Causes, incidence, treatment of pulmonary and systemic fungal infections in horses



Photo 1: Photomicrograph of an impression smear from a biopsy of a mass in the nasal passage of a horse with chronic serosanguinous nasal discharge and dyspnea.
Pulmonary or systemic fungal infections in horses historically have resulted in a high mortality rate. However, with earlier diagnosis and the increasing availability of affordable anti-fungals with known pharmacokinetic profiles, successful outcomes are becoming more common.

Systemic fungal infections have an insidious progression, often presenting with non-specific clinical signs. A thorough clinical evaluation usually is required to confirm diagnosis.


Photo 2: Radiograph of a horse with a history of chronic serosanguinous nasal discharge and dyspnea. Dorsoventral radiograph of the skull demonstrates significant increase in soft-tissue opacity within the nasal cavity and right maxillary sinus due to cryptococcal infection.
For pulmonary infections, thoracic radiography and collection of fluid samples by tracheal wash or broncho-alveolar lavage are useful. Cytologic or histologic examination of lesions may identify morphologic features of fungal organisms. The etiologic agent can be definitively identified by microbiologic culture, immunohistochemistry or polymerase chain reaction.

Treatment options depend on the site and extent of the infection, accessibility to surgical intervention, the etiological agent, the known antifungal susceptibilities, evidence-based study from human medicine and financial resources of the owner.

Fungi are eukaryotic organisms with a definitive cell wall made up of chitins, glucans and mannans. Within the cell wall, the plasma membrane contains ergosterol, a cell membrane constituent frequently targeted by anti-fungal agents.

Pathogenic fungi can be divided into three groups: multinucleate septate filamentous fungi; non-septate filamentous fungi; and yeasts.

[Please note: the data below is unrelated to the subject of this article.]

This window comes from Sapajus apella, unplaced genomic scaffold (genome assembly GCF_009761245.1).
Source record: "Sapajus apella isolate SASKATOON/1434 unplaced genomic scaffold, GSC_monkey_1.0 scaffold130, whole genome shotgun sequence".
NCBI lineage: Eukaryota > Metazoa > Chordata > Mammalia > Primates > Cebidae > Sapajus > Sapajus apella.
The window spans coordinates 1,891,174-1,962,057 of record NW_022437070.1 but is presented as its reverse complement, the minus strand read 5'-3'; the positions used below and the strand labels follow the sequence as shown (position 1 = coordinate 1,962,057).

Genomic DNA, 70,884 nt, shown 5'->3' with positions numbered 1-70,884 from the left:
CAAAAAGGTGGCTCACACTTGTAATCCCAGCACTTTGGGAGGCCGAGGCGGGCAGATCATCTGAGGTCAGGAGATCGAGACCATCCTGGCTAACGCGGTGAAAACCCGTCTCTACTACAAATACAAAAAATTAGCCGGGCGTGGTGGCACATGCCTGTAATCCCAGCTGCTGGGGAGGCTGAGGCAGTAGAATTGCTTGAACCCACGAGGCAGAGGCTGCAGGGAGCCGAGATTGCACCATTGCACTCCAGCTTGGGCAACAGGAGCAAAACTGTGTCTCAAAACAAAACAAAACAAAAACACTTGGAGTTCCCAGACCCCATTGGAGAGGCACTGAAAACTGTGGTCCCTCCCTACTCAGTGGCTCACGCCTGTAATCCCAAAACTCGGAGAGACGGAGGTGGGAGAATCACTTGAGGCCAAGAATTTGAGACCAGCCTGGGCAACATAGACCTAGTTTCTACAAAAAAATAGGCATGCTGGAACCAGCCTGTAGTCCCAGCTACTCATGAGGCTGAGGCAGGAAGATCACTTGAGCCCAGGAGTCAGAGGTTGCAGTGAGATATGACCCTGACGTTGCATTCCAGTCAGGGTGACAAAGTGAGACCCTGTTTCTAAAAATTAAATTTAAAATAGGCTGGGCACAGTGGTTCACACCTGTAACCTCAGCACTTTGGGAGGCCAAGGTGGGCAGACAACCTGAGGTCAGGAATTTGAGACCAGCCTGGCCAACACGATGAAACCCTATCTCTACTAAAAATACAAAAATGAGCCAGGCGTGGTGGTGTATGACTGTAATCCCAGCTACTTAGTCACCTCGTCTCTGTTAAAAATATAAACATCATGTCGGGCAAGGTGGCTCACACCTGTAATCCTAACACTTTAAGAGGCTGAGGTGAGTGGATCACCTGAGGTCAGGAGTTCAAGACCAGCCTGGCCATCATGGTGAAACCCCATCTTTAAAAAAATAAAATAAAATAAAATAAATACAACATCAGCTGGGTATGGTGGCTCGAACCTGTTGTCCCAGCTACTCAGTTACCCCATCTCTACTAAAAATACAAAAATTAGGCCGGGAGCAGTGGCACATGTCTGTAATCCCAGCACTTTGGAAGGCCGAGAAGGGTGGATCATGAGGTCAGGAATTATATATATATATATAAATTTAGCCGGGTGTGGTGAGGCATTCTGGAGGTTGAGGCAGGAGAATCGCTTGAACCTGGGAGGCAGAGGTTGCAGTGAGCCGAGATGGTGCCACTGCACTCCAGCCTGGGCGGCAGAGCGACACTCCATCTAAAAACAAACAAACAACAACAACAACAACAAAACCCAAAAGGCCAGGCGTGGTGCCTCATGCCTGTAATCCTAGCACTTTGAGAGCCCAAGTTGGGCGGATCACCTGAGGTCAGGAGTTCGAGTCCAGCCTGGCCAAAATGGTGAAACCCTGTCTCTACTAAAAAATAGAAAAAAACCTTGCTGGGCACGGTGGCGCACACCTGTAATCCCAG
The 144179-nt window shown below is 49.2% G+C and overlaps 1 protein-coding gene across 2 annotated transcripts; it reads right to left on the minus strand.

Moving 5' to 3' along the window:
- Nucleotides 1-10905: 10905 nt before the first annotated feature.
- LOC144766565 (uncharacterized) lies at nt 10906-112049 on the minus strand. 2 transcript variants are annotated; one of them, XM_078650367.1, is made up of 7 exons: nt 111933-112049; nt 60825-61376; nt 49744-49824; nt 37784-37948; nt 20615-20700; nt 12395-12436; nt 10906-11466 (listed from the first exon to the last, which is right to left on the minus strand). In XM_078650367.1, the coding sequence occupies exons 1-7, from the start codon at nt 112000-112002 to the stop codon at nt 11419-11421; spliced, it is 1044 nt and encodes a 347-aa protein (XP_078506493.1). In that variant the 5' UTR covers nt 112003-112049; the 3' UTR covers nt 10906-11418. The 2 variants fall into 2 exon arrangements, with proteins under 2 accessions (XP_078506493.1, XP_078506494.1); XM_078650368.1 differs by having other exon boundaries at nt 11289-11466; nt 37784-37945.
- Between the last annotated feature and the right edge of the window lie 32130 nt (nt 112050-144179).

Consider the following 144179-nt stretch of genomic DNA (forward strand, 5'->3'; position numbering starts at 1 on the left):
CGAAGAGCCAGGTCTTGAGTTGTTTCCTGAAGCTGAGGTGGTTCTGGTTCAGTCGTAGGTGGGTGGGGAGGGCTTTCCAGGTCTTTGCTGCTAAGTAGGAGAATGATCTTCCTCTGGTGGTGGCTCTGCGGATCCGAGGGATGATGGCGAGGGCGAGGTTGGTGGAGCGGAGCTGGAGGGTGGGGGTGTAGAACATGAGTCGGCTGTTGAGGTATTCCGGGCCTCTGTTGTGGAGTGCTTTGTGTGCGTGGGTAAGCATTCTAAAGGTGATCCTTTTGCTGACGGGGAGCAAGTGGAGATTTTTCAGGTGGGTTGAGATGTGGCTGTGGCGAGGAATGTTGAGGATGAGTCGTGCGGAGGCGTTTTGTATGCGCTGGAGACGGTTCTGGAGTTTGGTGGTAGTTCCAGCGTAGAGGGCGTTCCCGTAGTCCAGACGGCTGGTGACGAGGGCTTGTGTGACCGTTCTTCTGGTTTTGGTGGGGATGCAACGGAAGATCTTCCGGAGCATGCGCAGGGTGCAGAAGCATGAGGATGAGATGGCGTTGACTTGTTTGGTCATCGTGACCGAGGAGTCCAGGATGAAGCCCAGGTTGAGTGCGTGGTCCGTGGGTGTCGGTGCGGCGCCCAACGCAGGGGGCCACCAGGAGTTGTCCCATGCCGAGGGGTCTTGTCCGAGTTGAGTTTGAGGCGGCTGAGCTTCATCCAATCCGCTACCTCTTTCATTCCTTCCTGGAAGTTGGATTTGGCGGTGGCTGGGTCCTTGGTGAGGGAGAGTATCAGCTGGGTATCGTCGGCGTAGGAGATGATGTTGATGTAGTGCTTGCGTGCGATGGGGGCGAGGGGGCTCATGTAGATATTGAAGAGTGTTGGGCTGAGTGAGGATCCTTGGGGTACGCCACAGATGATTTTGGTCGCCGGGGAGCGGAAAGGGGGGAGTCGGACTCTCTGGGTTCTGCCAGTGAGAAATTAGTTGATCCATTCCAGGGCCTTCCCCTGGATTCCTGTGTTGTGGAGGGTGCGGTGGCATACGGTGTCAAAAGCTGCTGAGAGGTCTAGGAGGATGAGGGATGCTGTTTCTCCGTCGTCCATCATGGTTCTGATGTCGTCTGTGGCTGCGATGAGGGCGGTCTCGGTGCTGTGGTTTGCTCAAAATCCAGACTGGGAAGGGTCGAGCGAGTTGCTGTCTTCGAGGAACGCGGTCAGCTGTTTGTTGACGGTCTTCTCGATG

Dimorphic fungi can change between forms, depending on environmental conditions.

In soil and decaying matter, the mycelial form usually is present and is composed of a collection of hyphea. The mycelia produce infective spores that can inoculate vertebrate tissue.

Pulmonary fungal infections in horses can cause pulmonary granulomas, diffuse pneumonia or pleuropneumonia. Mycotic granulomas of the upper respiratory tract have been found in the nasal passages, paranasal sinuses, nasopharynx, guttural pouch and trachea of infected horses.


Photo 3: A 12-year-old Quarter Horse mare presented with dyspnea and a three-week history of a serosanguinous nasal discharge. Conidiobolomycosis was diagnosed by culture and histology from a biopsy taken under endoscopic guidance of the mass.
Pulmonary-affected horses can present with signs similar to those of bacterial pneumonia and, if the condition is chronic, weight loss.

The most common clinical signs of upper respiratory fungal infection include unilateral or bilateral serosanguineous or mucopurulent nasal discharge as well as inspiratory and expiratory noise.

Other clinical signs include facial deformation and dyspnea caused by partial blockage of nasal passages by granulomatous masses.

Fungal pneumonia sometimes affects horses that are immunocompromised or neutropenic or that have enteritis/colitis, bacterial pneumonia or neoplasia. Systemic infections can have variable clinical signs depending on the location and extent of the infection. Fungal infections can affect multiple organs and body cavities.

Weight loss, colic and diarrhea often occur with infection within the abdominal cavity. Immunodeficiency, congenital or acquired, or glucocorticoid therapy may predispose a horse to fungal infection.